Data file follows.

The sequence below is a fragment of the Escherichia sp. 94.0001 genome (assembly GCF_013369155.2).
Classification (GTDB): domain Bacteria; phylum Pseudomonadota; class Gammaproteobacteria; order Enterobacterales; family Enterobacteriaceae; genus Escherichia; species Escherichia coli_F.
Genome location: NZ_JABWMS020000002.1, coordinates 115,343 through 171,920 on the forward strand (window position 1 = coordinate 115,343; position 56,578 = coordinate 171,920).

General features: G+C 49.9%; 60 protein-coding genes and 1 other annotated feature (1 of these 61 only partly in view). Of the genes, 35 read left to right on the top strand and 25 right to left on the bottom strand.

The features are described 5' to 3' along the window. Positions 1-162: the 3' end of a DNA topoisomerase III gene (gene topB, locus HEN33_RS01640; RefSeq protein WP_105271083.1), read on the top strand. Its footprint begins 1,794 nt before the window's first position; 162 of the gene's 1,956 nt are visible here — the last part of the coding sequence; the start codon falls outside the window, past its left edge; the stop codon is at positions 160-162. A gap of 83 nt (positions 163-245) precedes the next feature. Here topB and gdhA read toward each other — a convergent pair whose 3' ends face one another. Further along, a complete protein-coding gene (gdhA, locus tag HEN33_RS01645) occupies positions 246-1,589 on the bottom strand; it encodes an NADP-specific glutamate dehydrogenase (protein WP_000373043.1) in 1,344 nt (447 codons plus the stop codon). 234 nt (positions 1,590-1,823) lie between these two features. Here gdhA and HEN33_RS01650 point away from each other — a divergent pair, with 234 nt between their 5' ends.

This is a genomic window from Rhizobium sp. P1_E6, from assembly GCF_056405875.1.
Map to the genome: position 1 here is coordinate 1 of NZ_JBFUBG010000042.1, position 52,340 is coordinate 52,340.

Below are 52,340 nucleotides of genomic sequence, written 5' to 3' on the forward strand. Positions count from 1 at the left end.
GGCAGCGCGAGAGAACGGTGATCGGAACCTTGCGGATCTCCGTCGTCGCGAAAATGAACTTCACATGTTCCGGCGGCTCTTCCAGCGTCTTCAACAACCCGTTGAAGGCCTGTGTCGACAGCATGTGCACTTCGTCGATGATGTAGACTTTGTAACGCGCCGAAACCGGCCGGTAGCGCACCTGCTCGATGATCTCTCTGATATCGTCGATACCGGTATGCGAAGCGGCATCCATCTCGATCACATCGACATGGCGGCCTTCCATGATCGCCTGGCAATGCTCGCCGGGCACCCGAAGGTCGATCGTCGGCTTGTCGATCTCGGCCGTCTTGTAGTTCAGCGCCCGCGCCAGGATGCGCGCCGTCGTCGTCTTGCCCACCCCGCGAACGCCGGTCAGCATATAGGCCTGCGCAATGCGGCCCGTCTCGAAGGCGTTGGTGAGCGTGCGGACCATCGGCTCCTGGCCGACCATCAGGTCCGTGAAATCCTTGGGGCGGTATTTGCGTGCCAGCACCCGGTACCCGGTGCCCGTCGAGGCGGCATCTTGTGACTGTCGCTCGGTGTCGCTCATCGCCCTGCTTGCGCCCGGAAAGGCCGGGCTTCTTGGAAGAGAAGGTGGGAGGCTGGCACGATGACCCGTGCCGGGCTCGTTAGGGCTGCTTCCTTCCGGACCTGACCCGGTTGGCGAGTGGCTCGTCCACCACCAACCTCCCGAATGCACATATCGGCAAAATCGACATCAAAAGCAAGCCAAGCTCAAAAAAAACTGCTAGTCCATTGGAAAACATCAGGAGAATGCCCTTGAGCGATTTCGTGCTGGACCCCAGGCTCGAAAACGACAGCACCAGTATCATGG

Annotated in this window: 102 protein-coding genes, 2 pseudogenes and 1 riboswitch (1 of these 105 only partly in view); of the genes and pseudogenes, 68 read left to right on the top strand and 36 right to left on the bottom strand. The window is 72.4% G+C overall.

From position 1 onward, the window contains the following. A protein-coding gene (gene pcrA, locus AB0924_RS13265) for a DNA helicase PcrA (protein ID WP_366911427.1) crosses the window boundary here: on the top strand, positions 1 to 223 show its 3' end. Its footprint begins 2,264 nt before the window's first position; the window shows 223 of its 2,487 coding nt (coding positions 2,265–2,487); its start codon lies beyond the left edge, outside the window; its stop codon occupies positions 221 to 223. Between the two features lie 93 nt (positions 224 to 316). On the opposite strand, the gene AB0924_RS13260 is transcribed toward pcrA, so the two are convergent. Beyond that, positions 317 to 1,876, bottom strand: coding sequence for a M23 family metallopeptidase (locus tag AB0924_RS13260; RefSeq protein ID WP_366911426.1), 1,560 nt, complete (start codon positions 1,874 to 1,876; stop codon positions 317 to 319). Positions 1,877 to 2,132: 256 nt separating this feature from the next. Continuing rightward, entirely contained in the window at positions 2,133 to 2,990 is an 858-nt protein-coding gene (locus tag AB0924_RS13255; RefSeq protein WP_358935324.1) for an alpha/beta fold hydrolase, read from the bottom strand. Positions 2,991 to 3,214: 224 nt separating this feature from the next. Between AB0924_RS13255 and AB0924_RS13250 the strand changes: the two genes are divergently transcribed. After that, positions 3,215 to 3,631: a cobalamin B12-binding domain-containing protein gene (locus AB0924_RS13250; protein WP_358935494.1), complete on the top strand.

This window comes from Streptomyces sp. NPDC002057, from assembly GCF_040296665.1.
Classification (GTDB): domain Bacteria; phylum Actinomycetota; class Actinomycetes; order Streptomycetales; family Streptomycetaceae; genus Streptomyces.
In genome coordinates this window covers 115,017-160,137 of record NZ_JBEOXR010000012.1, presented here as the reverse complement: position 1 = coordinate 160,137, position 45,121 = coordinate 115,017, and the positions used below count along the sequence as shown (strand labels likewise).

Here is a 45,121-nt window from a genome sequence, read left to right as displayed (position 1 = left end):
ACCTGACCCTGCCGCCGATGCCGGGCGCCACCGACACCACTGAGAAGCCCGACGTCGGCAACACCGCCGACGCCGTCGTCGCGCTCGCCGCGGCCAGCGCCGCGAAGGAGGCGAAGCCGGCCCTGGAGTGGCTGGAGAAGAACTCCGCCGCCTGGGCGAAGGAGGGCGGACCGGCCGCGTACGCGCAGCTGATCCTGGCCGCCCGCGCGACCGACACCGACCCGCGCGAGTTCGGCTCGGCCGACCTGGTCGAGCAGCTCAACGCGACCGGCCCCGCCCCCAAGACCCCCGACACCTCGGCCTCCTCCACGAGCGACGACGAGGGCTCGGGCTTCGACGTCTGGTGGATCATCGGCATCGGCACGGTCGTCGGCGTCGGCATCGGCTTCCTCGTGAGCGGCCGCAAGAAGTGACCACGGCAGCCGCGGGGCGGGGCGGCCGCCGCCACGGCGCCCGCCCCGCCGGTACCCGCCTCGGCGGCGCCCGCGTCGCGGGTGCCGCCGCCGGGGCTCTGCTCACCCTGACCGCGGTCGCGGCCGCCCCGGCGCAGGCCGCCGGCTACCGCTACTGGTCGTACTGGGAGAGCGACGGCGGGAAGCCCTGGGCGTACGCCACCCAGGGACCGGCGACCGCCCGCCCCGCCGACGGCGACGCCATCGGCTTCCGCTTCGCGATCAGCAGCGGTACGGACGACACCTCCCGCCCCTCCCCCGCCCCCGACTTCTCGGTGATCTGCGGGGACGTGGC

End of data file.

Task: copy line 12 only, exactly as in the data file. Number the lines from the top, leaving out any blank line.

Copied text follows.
This window comes from Streptomyces sp. NPDC002057, from assembly GCF_040296665.1.